2.) Placed duties on certain imports which haven't been taxed before
    3.) Lastly, it stated that any colonist who violated this act would be tried in a court which resided in GB rather than a colonial court.
  • Stamp Act & Colonist's response

    Stamp Act & Colonist's response
    This act placed a tax on printed items such as wills, newspapers, and playing cards. A stamp would be placed on the items to prove that the tax had been paid for. This act was the first one to directly affect the colonists.
  • Sons of Liberty & Samuel Adams

    Sons of Liberty & Samuel Adams
    In May 1765, Boston Laborers, shopkeepers, and artisans created a secret alliance known as the Sons of Liberty. Their goal was to protest the Stamp Act. Meanwhile, colonial assemblies declared that parliament was unable to impose laws that would affect the colonists because they were not represented in parliament. October 1765- Boycott of British goods in Boston, New York and Philadelphia. March 1766- Stamp Act repealed. 1767- Townshend acts passed, imposed tax on British imported goods.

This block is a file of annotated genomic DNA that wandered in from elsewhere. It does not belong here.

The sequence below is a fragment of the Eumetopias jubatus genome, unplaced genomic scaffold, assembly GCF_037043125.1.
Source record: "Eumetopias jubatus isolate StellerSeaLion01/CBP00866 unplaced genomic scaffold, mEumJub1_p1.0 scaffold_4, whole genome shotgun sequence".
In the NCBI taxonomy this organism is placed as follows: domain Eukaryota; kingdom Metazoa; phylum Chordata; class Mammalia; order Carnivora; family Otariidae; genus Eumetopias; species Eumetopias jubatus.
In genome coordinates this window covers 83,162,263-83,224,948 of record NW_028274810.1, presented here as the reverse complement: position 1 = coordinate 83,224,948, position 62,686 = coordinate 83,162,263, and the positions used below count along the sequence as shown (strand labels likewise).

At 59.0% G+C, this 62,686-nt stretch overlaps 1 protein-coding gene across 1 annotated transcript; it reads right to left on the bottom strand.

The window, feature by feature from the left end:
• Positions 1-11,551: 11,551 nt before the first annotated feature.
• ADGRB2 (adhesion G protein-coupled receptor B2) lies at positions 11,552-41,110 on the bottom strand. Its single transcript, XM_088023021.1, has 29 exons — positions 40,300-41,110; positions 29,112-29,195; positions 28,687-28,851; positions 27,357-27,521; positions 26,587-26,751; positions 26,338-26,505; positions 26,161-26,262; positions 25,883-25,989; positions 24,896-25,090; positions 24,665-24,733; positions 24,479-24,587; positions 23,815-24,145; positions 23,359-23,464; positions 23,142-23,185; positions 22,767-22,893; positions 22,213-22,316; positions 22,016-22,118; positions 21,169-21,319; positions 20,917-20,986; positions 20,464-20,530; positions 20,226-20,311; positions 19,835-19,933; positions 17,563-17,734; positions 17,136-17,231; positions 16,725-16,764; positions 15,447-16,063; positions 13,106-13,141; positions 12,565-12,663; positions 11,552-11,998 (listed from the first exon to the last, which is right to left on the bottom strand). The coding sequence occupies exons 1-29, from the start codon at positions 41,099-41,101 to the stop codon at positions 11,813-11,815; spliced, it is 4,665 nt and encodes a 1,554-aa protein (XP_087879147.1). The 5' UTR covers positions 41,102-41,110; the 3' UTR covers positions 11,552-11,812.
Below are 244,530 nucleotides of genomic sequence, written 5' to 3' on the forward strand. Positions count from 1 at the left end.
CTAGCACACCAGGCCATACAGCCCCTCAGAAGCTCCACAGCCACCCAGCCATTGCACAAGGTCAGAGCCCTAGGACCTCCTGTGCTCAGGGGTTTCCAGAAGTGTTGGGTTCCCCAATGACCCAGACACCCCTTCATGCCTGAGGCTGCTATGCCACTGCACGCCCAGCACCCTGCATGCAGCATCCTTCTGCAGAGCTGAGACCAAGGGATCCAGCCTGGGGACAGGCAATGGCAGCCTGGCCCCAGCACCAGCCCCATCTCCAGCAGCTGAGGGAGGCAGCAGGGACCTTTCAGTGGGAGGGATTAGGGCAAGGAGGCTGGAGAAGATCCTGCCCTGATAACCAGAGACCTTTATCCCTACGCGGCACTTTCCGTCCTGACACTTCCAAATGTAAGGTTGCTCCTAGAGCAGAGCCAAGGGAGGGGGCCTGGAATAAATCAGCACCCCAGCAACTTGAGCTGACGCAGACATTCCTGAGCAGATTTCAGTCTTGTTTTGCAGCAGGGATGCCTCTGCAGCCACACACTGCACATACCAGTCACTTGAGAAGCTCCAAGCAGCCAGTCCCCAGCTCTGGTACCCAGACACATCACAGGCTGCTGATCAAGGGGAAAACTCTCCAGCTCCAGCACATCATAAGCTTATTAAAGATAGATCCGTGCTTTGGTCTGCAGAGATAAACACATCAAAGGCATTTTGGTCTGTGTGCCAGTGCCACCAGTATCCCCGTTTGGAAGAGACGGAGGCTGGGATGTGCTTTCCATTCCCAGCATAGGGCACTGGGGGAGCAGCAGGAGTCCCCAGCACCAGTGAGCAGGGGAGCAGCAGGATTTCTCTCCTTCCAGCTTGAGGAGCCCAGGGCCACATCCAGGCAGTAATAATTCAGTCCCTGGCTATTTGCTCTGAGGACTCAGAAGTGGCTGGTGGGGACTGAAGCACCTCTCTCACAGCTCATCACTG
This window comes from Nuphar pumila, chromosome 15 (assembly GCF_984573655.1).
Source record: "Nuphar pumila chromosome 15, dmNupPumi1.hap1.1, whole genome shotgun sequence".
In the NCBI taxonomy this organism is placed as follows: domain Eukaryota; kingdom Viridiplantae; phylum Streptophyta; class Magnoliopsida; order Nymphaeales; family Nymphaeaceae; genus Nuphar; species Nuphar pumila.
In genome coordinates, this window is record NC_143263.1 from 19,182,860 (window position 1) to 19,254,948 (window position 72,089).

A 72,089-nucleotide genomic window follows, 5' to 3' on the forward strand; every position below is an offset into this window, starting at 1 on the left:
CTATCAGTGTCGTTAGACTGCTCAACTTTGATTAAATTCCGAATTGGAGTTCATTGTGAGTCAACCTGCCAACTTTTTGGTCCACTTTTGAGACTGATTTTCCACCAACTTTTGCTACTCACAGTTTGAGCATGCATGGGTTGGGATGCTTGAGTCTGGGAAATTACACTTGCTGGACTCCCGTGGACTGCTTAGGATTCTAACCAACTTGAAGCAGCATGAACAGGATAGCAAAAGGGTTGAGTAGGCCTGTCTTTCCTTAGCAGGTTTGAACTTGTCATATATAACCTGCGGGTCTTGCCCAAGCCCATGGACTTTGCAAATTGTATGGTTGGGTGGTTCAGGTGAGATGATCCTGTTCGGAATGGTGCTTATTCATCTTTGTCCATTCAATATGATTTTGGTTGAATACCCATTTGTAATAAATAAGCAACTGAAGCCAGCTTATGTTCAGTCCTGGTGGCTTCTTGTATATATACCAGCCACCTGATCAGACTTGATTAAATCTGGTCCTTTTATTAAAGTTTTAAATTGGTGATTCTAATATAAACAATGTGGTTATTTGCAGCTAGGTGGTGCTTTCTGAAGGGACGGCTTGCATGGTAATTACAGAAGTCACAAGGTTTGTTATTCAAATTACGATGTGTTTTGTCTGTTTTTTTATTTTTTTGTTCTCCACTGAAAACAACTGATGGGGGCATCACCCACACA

• Declaratory Act

    Declaratory Act
    Asserted the parliament's full rights to bind the colonies and all people of America in any case. (Stated that the British's taxing authority was the same in America as GB)
  • Townshend Acts & why they were repealed

    Townshend Acts & why they were repealed
    The Townshend acts were implimented after the Stamp Act was repealed. They taxed all British imported goods. (Glass, lead, paper, paint). They also placed taxes on tea. The colonists once again boycotted British goods. (Led by Samuel Adams). The acts were repealed because they were simply too expensive to keep active, and they were not producing enough income.